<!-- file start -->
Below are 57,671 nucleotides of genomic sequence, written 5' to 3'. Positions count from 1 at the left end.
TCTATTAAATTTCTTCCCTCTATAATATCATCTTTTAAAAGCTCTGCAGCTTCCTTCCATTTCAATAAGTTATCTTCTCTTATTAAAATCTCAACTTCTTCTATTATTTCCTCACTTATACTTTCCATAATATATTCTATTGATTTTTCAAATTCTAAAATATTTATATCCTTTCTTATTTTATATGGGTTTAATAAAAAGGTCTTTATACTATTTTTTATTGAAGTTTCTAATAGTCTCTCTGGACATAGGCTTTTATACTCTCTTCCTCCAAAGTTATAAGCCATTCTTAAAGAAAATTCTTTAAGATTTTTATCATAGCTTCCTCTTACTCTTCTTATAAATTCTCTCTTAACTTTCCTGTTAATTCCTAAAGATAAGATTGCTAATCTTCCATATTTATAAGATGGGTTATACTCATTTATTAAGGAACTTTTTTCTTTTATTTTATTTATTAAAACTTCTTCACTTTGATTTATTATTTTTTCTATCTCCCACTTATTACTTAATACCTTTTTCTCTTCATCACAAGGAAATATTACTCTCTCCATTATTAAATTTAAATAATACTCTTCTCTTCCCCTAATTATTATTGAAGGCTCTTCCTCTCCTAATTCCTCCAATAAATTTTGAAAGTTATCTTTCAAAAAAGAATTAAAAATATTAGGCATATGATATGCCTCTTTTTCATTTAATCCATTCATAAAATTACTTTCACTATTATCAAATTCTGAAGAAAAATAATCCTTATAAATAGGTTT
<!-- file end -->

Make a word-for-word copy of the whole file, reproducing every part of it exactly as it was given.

Below are 57,671 nucleotides of genomic sequence, written 5' to 3'. Positions count from 1 at the left end.
TCTATTAAATTTCTTCCCTCTATAATATCATCTTTTAAAAGCTCTGCAGCTTCCTTCCATTTCAATAAGTTATCTTCTCTTATTAAAATCTCAACTTCTTCTATTATTTCCTCACTTATACTTTCCATAATATATTCTATTGATTTTTCAAATTCTAAAATATTTATATCCTTTCTTATTTTATATGGGTTTAATAAAAAGGTCTTTATACTATTTTTTATTGAAGTTTCTAATAGTCTCTCTGGACATAGGCTTTTATACTCTCTTCCTCCAAAGTTATAAGCCATTCTTAAAGAAAATTCTTTAAGATTTTTATCATAGCTTCCTCTTACTCTTCTTATAAATTCTCTCTTAACTTTCCTGTTAATTCCTAAAGATAAGATTGCTAATCTTCCATATTTATAAGATGGGTTATACTCATTTATTAAGGAACTTTTTTCTTTTATTTTATTTATTAAAACTTCTTCACTTTGATTTATTATTTTTTCTATCTCCCACTTATTACTTAATACCTTTTTCTCTTCATCACAAGGAAATATTACTCTCTCCATTATTAAATTTAAATAATACTCTTCTCTTCCCCTAATTATTATTGAAGGCTCTTCCTCTCCTAATTCCTCCAATAAATTTTGAAAGTTATCTTTCAAAAAAGAATTAAAAATATTAGGCATATGATATGCCTCTTTTTCATTTAATCCATTCATAAAATTACTTTCACTATTATCAAATTCTGAAGAAAAATAATCCTTATAAATAGGTTT